For new and experienced AP teachers
We will consider the four major content themes of AP Statistics: exploratory data analysis, planning and executing statistical studies, probability and random variables, and statistical inference. We will stress the use of technology and during the course of the week. Our goal will be to expand your knowledge base with some in-depth discussions of the AP Statistics topics to help with those tough questions your students are sure to ask. Generally, we will consider: the philosophy of the course, the statistical techniques needed, and communication as an essential part of “doing statistics.” I will be bringing a large amount of AP Statistics material (information, data, activities, tests & quizzes, bibliographies, PowerPoints, etc.).
The general sequence of statistical topics follows:
- Day 1: Our first day will be a plunge into the analysis of data. We will analyze data sets designed to highlight the important descriptive and inferential techniques, univariate and bivariate, in the AP Statistics course. The data sets are long on interest, and are classroom-ready.
- Day 2: Our second day will be a tour of Experimental Design (completely randomized design and randomized block design) and Sampling techniques (simple, stratified, cluster, systematic). We will focus on the decisions involved in choosing an experimental design strategy, methods of control of potentially confounding variables, and what factors would lead one to particular choices of an appropriate sampling design.
- Day 3/4: Our third and fourth days will focus on probability and random variables, and their role in statistical inference. We will explore the logic of statistical inference (hypothesis testing and confidence intervals). Then we will show how this logic threads its way through inferences about means, proportions, slopes in regression, and inferences about categorical data. Interspersed with the content described above we will consider the philosophy of the AP Statistics course as an active encounter with data, and how this affects teaching strategies.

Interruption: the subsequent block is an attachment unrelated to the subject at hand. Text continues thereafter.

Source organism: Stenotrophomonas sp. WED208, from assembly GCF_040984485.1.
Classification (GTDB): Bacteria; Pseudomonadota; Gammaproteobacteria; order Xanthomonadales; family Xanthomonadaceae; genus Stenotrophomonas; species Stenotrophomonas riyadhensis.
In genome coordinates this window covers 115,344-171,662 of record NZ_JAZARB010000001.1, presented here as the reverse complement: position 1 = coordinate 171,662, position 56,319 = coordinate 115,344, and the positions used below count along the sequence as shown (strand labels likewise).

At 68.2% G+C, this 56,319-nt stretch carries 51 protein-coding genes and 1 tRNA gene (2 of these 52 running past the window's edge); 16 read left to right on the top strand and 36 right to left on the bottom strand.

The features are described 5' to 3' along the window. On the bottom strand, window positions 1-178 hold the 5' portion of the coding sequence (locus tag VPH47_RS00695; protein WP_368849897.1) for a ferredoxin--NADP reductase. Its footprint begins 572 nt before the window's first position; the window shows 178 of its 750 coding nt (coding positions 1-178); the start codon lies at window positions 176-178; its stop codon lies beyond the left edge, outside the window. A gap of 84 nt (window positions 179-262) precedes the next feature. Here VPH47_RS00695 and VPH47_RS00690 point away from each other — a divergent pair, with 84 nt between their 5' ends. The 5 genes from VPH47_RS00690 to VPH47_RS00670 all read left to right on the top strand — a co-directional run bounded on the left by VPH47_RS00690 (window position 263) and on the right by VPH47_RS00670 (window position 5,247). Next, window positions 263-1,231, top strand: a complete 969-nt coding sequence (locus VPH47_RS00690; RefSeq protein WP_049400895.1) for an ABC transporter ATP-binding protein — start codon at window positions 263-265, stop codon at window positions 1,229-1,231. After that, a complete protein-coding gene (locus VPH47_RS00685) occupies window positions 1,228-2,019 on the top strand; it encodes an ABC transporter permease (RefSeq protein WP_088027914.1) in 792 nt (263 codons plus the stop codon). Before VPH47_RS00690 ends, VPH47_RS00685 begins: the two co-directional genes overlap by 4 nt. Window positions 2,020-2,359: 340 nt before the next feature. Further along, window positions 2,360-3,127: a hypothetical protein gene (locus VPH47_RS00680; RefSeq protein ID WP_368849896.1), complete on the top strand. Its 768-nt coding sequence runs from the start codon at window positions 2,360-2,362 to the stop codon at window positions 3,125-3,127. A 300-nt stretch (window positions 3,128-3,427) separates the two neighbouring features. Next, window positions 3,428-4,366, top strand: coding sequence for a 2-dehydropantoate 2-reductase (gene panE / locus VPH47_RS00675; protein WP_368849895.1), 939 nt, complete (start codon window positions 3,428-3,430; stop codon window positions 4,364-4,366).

Consultant: Chris Olsen
Chris is a past member (twice) of the AP Statistics Test Development Committee, and has served as a table leader and question leader for the AP Statistics exam for 12 years. He taught statistics at George Washington High School in Cedar Rapids, IA, for over 25 years, and AP Statistics from its inception until 2007, when he passed the baton. He is now an assistant professor of Mathematics and Statistics at Grinnell College, teaching calculus, experimental design, and elementary statistics classes. He graduated from Iowa State University majoring in mathematics and philosophy, and in his graduate work concentrated on statistics, computer programming, psychometrics and test development. He has been involved nationally in workshops and conferences mostly relating to statistics for over 30 years. He has reviewed materials for The Mathematics teacher, the AP Central web site, The American Statistician, and the Journal of the American Statistical Association, and is on the editorial panel of Teaching Statistics. He is a co-author, with Roxy Peck and Jay Devore, of the Introduction to Statistics and Data Analysis (POD), now in its 6th edition, and co-author, with Roxy Peck on Statistics: Learning from Data, now in its 2nd edition. He authored or edited past Teacher’s Guides for Advanced Placement Statistics, and three Special Topics sections in AP Statistics summer workshop materials. Current projects involve moderating the AP Statistics Teacher Community, and writing computer programs to support the teaching of statistics in AP Statistics and AP Biology classes.